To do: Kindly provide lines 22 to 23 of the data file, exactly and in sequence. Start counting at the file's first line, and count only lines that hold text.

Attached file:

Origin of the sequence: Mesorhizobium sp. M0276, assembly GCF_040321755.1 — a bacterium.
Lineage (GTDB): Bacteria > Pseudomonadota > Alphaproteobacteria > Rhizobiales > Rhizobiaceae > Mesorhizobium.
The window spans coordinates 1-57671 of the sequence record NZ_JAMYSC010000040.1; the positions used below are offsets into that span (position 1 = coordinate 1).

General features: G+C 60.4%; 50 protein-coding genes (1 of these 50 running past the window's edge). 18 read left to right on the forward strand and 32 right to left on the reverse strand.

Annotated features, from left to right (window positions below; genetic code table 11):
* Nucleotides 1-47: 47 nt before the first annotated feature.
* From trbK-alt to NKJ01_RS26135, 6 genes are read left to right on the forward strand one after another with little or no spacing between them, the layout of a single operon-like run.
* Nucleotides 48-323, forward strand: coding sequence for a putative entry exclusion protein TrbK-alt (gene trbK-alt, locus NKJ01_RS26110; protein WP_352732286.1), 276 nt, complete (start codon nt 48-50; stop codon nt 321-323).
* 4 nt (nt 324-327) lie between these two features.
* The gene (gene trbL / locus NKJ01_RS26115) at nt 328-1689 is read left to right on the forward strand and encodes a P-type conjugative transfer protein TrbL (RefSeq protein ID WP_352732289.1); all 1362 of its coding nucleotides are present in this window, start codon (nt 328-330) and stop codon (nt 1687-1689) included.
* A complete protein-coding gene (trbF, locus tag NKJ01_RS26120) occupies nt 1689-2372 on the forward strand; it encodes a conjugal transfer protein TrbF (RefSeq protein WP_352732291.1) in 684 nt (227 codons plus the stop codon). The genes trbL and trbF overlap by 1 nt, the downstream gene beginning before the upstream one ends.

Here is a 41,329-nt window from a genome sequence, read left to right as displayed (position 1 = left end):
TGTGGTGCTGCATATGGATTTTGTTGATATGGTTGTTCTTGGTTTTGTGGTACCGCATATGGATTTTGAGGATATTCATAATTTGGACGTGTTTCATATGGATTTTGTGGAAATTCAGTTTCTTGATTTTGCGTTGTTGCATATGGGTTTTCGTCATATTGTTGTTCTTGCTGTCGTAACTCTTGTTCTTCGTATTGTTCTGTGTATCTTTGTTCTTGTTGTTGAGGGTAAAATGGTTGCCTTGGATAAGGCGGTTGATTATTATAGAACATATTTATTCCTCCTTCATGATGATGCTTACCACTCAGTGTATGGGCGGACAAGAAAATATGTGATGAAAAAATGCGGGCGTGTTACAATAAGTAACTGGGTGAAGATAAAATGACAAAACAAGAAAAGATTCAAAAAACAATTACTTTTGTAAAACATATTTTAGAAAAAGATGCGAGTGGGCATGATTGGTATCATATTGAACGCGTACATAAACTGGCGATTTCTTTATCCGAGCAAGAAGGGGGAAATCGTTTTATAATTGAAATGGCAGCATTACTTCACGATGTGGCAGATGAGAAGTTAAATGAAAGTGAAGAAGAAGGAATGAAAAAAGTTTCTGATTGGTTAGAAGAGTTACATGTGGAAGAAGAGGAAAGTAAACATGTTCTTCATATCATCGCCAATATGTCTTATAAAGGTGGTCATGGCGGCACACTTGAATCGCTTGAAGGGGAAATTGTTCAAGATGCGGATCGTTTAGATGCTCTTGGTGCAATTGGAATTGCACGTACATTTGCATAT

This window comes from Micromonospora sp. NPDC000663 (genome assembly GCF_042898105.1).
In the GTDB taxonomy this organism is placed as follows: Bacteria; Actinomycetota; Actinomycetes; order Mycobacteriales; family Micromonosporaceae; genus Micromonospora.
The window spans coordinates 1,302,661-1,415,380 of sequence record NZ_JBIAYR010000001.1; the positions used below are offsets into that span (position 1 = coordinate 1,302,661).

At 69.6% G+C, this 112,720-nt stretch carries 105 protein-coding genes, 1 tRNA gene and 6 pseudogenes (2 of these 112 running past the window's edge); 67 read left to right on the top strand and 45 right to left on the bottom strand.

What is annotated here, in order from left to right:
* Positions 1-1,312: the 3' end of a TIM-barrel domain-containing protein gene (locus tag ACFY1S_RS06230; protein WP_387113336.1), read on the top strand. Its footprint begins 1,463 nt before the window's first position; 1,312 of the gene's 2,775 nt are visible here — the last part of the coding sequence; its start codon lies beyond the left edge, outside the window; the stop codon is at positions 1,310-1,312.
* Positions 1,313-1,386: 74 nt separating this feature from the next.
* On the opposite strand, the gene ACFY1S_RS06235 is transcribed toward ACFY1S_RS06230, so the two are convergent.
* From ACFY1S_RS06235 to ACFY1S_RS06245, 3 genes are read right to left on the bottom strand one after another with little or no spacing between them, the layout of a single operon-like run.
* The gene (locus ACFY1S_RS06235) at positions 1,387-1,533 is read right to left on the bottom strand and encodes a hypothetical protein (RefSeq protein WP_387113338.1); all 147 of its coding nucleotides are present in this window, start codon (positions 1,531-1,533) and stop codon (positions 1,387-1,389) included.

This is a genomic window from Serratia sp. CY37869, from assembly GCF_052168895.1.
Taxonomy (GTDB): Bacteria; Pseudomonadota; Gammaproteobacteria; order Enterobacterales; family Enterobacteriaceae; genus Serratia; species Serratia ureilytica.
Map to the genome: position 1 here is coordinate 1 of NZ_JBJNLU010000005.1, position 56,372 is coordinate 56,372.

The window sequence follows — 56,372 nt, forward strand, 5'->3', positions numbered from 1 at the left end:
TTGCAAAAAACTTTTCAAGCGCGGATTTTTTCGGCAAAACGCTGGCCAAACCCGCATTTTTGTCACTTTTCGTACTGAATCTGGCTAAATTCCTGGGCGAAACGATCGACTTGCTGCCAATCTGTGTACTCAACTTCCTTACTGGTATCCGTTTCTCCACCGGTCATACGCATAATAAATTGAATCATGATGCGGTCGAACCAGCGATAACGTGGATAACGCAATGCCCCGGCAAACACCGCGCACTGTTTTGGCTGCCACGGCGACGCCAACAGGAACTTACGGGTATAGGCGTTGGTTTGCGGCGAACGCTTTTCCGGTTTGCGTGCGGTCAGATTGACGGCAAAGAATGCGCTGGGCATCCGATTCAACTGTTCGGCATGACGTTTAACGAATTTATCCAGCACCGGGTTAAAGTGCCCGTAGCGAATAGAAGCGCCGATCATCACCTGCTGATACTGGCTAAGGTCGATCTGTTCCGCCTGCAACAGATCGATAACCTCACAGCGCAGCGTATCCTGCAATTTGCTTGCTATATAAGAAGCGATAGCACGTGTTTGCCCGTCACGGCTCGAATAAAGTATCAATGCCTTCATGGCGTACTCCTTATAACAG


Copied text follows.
* From ACFY1S_RS06235 to ACFY1S_RS06245, 3 genes are read right to left on the bottom strand one after another with little or no spacing between them, the layout of a single operon-like run.
* The gene (locus ACFY1S_RS06235) at positions 1,387-1,533 is read right to left on the bottom strand and encodes a hypothetical protein (RefSeq protein WP_387113338.1); all 147 of its coding nucleotides are present in this window, start codon (positions 1,531-1,533) and stop codon (positions 1,387-1,389) included.